The Home ATM (a.k.a. Equity Extraction) Is Broken (September 10, 2007)
First up is astute reader Mark A., writing in response to The Big One Just Hit (September 8, 2007):
I think you're right. The ground indeed quakes.Thoroughly chastened, I set off on a search for accurate data on mortgage equity withdrawal a.k.a. MEW. I soon discovered the subject is a thicket in a bog shrouded by fog: nobody really knows how much has been extracted or how those trillions were spent.
I have spent endless hours researching this and can now share my map of the bog. The sources of confusion are many.
Any data which is self-allocated like this must be taken with a giant grain of salt. Any MEW "allocation" smells strongly of similar studies in which people are asked how many fruits and veggies they ate that week--and in virtually all cases, the actual amounts are far lower than those estimates made by the consumers who sought to "give the appearance of doing the right thing."
My own suspicion is that virtually all the MEW funds ended up being spent.
Consider an example. Say a homeowner borrowed $50,000 in equity off his primary residence to buy an investment property, i.e. used the cash as a down payment on a speculative real estate purchase, a.k.a. a real estate speculator/flipper. He then states that the MEW was used for "investment."
But then when he flipped the investment property, he spent the $100K proceeds on a new truck, a fancy cruise for the family, and various gew-gaws plus a $50K down payment on a condo. Would the $50,000 he spent end up being counted in the MEW statistics? No. Yet fundamentally the money was extracted from the equity of his primary home.
Here are some resources I found in trying to sort out the MEW mess:
Measuring Equity Extraction (Calculated Risk blog, 5/22/07)
(Click on link or chart to go to Calculated Risk and their larger chart)
Home Equity Extraction Still Hot in Q3 (Calculated Risk blog, 1/20/06)
Estimated gross equity extractions rose 10% from the previous quarter to a seasonally adjusted $990.6 billion (for Q3 2005), according to an update provided to Investor's Business Daily of a September Federal Reserve study on mortgage originations.This means at the height of the housing bubble, Americans were pulling out roughly $3.5 trillion a year in equity. Yet other figures sourced below suggest the total "free cash" was on the order of $1.4 trillion--less than half this number. So apparently the rest was used to pay off existing mortgage or consumer debt.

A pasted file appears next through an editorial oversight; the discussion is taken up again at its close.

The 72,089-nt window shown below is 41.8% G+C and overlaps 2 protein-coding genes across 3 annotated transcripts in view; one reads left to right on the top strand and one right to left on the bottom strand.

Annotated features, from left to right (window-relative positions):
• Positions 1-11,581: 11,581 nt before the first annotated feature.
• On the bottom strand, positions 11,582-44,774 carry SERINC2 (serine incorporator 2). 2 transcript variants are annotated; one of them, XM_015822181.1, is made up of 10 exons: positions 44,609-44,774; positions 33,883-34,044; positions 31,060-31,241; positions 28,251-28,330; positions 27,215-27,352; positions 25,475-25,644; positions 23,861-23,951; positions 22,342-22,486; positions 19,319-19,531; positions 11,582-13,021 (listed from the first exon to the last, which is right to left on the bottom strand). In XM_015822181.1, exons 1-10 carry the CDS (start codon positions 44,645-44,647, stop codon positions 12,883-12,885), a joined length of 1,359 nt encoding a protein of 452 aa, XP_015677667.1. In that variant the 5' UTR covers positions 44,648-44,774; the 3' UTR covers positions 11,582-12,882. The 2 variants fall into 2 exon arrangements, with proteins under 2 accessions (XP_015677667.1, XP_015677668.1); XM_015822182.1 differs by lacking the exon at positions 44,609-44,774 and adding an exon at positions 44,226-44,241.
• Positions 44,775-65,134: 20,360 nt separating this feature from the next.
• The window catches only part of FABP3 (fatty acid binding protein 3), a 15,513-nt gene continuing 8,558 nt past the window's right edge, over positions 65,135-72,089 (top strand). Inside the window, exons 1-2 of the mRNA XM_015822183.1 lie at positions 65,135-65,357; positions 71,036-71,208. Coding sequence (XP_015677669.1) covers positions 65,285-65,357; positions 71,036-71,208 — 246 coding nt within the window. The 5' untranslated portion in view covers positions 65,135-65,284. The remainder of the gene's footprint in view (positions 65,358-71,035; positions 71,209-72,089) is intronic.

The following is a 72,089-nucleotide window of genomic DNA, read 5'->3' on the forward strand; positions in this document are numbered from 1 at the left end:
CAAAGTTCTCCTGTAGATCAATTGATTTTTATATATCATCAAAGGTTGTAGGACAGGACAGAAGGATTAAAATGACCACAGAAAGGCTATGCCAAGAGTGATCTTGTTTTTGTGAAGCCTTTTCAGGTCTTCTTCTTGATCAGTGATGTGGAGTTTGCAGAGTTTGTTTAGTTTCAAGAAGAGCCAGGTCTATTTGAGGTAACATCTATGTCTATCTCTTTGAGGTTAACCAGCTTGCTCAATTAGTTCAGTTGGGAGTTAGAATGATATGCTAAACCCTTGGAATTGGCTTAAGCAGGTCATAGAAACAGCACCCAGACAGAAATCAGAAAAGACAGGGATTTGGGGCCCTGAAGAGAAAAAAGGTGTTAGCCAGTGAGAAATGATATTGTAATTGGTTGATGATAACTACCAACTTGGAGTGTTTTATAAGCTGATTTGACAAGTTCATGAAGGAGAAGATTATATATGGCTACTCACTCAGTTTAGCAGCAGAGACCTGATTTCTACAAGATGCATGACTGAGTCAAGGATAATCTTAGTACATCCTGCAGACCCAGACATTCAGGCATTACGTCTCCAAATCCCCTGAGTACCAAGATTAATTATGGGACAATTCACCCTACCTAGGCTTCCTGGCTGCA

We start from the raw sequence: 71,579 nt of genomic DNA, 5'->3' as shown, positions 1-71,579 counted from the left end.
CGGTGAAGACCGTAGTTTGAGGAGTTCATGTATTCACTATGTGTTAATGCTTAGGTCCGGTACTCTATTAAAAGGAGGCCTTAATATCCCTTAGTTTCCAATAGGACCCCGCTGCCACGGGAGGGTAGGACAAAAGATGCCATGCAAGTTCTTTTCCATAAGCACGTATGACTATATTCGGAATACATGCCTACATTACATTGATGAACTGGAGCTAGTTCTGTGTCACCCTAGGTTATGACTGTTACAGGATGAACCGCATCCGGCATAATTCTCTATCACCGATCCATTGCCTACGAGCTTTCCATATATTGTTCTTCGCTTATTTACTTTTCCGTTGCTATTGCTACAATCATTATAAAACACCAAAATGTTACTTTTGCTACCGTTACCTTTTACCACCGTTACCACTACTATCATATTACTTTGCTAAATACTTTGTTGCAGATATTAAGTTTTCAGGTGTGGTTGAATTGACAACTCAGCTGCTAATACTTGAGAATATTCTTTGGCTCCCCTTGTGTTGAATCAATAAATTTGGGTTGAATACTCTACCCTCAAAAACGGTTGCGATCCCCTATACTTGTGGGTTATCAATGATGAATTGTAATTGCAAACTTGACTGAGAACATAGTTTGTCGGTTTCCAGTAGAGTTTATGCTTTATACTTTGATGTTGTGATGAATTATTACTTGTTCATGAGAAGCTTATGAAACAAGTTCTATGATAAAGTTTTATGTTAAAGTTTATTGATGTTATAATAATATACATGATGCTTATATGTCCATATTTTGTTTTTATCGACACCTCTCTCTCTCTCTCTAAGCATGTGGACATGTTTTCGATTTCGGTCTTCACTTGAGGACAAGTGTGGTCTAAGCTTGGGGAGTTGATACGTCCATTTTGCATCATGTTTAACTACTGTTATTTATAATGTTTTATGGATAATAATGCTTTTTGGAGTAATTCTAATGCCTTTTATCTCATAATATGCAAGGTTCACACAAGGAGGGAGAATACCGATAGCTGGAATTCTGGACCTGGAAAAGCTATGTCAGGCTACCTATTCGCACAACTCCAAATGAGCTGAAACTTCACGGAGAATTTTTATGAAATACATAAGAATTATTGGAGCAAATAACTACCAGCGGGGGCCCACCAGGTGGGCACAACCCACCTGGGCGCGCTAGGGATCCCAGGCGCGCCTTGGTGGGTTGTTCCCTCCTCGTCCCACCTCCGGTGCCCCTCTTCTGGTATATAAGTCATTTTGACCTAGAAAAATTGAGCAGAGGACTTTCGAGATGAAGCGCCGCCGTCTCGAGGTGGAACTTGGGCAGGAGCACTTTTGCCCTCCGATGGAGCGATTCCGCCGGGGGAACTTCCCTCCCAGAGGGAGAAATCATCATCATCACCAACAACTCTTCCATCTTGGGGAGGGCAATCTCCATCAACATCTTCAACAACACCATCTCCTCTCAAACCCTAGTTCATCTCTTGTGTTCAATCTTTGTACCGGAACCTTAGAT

Here's another excellent depiction of the entire equity-extraction cycle:
The Greenspan and Kennedy papers on Equity Extraction from Housing (1990-2006) - A graphic exposition
Greg Ip at the Wall Street Journal filed this report:
Home-Equity Extraction Eases (Wall Street Journal Economics Blog 6/12/2007)
In the first quarter (of 2007), 'home equity extraction' net of fees fell 8% to $449.6 billion at a seasonally adjusted annual rate from the fourth quarter, the lowest since the fourth quarter of 2003 well below the peak of $863.7 billion in the third quarter of 2005. CHS: note that the data on the Calculated Risk entry from other sources places the peak at $990 billion;' clearly, it is an inexact number.)Economics prof Greg Mankiw's Blog (8/31/07) offers this chart and data from the Greenspan report:
Free cash generated by equity extraction
2000......553.4 billion dollars
Free cash generated by equity extraction: As percent of disposable income
(CHS note: doesn't it seem that an extraordinarily large percentage of recent income was generated by MEW?)
(Source: Federal Reserve
(source: Sources and Uses of Equity Extracted from Homes Alan Greenspan and James Kennedy (March 2007)
If you're not confused yet, here are some (low-ball) numbers from the New York Times and a detailed, no-punches-pulled report from the Federal Reserve Bank of Dallas:
Economic Letter—Insights from the Federal Reserve Bank of Dallas (11/06)
And for a summary, here is scathing one from the Asia Times, 11/21/06):
In 1999, total outstanding household debt was $6.4 trillion. As of the end of the second quarter of 2006 total outstanding household debt was $12.3 trillion.According to the conservative Greenspan/Kennedy data, $6.6 trillion was extracted as free cash from 2000 -2006. That is 8.4% of the entire U.S. GDP in that time period.
Here are the GDP data (real, not adjusted, in billions)
2000 - - - - - - 9,817.0
2001 - - - - - -10,128.0
2002 - - - - - -10,469.6
2003 - - - - - -10,960.8
2004 - - - - - -11,685.9
2005 - - - - - -12,433.9
2006 - - - - - -13,194.7
source: Bureau of Economic Analysis
Is the Home ATM broken? Well, if home equity loans declined 82% even before the current credit meltdown, how much money do you reckon is being extracted this month? Some number closer to zero than to $100 million is probably a good guess.
Other readers checked in with some excellent comments and links on the weekend entry (The Big One Just Hit) which I highly recommend reading: Readers Journal commentaries 9/10/07.
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